China Gold Consumption
A salesperson arranges 24K gold bracelets for Chinese weddings at Chow Tai Fook Jewellery store in Hong Kong (Photo: Reuters / Tyrone Siu)

Gold consumption in China has steadily decreased over the last few months, raising concerns that the industry may be losing its previous luster. However, analysts have argued that the slide may just be temporary and the outlook for the industry may still end up being positive for the rest of the year.

Shoppers in China have reportedly shunned away from the precious metal in recent months given the continued rally of gold prices. Buyers have reportedly started to stay away from purchasing gold as its current price has made it a relatively bad option for investment purposes.

Since last year, gold consumption has steadily declined across the nation. According to the China Gold Association, gold buying fell by about 12.91 percent to 1,002.78 tons last year. Gold jewelry consumption fell by around 8.16 percent to 676.23 tons, while gold bullion consumption fell by 26.97 percent to 225.8 tons in 2019.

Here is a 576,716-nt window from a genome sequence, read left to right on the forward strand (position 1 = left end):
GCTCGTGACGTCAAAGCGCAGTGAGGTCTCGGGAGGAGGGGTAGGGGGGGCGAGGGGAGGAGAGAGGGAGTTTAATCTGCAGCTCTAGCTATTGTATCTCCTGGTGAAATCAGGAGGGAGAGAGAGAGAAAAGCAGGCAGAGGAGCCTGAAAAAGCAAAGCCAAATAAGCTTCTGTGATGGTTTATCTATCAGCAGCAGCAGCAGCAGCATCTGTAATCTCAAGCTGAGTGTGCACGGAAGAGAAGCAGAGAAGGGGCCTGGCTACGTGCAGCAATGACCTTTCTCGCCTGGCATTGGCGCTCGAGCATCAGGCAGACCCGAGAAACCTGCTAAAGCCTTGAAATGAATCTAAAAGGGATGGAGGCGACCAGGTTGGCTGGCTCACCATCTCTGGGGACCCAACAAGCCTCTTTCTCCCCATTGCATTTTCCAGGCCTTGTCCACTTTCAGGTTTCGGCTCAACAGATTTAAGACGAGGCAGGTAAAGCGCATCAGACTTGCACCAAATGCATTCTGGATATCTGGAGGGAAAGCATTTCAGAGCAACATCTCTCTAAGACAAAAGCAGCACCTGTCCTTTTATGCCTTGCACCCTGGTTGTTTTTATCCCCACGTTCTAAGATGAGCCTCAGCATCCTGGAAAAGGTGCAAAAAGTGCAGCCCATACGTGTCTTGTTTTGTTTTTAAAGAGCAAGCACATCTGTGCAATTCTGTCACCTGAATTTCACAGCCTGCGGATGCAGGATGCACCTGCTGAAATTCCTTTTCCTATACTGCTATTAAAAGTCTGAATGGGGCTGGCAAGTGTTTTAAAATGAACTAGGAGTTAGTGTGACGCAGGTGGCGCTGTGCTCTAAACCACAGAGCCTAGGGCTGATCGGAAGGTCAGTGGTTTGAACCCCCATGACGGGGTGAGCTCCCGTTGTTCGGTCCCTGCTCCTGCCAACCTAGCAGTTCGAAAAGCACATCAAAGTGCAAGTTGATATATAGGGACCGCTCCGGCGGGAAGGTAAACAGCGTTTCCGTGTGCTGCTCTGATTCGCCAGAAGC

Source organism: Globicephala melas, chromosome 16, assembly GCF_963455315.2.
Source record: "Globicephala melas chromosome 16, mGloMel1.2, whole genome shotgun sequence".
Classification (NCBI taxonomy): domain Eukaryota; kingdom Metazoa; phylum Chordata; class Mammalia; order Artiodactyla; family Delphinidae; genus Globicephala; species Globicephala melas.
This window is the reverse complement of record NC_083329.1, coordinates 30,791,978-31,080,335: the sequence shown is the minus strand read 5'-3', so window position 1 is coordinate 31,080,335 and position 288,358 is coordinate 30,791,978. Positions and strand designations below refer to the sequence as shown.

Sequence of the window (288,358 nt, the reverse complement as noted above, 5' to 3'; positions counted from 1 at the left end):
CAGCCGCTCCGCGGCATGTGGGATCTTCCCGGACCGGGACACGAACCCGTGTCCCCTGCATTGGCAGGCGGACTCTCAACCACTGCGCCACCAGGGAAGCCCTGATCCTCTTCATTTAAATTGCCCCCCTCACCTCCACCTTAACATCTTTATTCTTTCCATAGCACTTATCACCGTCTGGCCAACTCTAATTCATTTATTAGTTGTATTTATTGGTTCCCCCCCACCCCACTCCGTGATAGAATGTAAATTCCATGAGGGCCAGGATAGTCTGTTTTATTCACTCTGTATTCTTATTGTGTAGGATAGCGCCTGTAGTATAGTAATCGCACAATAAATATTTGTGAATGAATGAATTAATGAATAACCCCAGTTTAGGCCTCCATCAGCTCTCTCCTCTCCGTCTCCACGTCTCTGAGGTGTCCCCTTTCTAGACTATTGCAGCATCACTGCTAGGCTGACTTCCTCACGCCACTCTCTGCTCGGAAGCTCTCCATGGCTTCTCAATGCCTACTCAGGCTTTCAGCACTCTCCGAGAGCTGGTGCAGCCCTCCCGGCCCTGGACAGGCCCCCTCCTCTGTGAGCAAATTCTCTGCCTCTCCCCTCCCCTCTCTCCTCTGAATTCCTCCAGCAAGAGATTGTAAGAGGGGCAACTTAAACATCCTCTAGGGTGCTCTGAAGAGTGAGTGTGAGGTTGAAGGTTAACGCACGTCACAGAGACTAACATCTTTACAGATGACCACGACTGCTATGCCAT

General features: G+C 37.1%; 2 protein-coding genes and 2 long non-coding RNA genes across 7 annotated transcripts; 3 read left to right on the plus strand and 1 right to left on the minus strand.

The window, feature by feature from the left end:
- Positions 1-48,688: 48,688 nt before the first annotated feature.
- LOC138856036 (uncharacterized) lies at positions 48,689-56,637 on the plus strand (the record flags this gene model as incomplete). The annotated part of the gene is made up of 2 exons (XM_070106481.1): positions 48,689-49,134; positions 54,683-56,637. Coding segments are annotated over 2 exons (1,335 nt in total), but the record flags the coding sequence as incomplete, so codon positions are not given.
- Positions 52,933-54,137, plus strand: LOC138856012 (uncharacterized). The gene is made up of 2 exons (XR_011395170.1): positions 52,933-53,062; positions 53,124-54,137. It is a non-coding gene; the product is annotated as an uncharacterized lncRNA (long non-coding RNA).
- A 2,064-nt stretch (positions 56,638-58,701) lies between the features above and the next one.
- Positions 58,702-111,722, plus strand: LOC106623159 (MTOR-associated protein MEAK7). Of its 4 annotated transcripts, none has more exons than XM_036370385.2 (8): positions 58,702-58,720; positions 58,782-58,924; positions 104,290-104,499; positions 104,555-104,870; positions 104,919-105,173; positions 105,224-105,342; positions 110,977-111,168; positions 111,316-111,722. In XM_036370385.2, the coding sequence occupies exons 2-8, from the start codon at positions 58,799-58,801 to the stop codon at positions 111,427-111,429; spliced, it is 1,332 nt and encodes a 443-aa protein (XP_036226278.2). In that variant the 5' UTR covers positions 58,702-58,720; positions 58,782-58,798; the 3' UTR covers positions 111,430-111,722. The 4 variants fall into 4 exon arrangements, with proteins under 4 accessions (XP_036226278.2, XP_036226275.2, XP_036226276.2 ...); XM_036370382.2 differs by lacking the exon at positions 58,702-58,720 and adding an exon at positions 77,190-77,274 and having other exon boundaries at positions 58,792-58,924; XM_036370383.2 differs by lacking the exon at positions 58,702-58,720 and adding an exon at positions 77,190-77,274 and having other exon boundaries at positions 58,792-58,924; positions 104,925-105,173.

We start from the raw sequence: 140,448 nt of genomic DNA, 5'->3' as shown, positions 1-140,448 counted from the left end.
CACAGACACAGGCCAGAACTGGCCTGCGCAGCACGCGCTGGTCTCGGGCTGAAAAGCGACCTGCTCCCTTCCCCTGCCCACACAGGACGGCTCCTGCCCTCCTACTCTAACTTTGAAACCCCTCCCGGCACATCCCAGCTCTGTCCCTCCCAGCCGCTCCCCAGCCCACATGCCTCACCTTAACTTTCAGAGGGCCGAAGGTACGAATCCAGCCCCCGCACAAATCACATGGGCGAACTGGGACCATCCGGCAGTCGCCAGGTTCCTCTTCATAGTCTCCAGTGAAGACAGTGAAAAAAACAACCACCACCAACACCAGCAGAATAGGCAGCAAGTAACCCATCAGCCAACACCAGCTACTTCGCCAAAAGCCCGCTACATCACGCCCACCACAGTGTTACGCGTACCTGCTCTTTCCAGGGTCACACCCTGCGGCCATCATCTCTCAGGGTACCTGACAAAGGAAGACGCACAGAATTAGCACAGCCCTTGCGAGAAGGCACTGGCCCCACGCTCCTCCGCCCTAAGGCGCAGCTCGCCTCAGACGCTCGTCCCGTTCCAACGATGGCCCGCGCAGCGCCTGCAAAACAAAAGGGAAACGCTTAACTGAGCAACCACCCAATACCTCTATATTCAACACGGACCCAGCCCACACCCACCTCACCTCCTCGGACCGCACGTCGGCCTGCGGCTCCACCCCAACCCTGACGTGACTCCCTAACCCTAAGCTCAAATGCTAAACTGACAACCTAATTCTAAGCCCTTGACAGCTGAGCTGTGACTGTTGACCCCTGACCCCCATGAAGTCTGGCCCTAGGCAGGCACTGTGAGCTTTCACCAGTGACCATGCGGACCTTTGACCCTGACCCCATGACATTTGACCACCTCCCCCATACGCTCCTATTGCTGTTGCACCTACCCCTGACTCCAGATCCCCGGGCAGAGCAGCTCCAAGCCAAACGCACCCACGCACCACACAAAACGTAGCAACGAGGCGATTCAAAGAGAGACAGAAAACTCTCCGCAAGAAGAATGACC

The Chinese Spring Festival is traditionally the peak season for gold consumption, but the gift-giving season still failed to bolster gold sales. The head of market intelligence at the World Gold Council, Alistair Hewitt, mentioned that consumer demand for gold has weakened in light of the surging prices and the overall economic slowdown.

Average gold prices last year surged by more than 13.73 percent year-on-year to around $44.3 per gram. The increase in prices has made buyers more rational and cautious over the past months. Purchasing gold at such high prices could result in massive losses if prices go down.

Instead, some investors have turned to gold-backed exchange-traded funds (ETFs) as they generally offer lower transaction costs and are relatively lower risk. A report published by the World Gold Council revealed that assets under management in Chinese gold-backed ETFs surged to record highs during the third quarter of last year, reaching over 16.9 billion yuan.

Another contributing factor to the decline in the demand of gold is the fact that younger Chinese consumers, specifically those under 30 years of age, are less prone to believe that the precious metal brings in good luck. Younger consumers tend to go for fashion-oriented foreign looks and jewelry and have a less emotional attachment to gold compared to their parents.

A report from the WCG revealed that younger consumers between 18 and 24 in China are less willing to buy gold. Only 40 percent of that group believes gold jewelry brings good luck, a much lower number compared to the 88 percent of people aged 55 and up that do.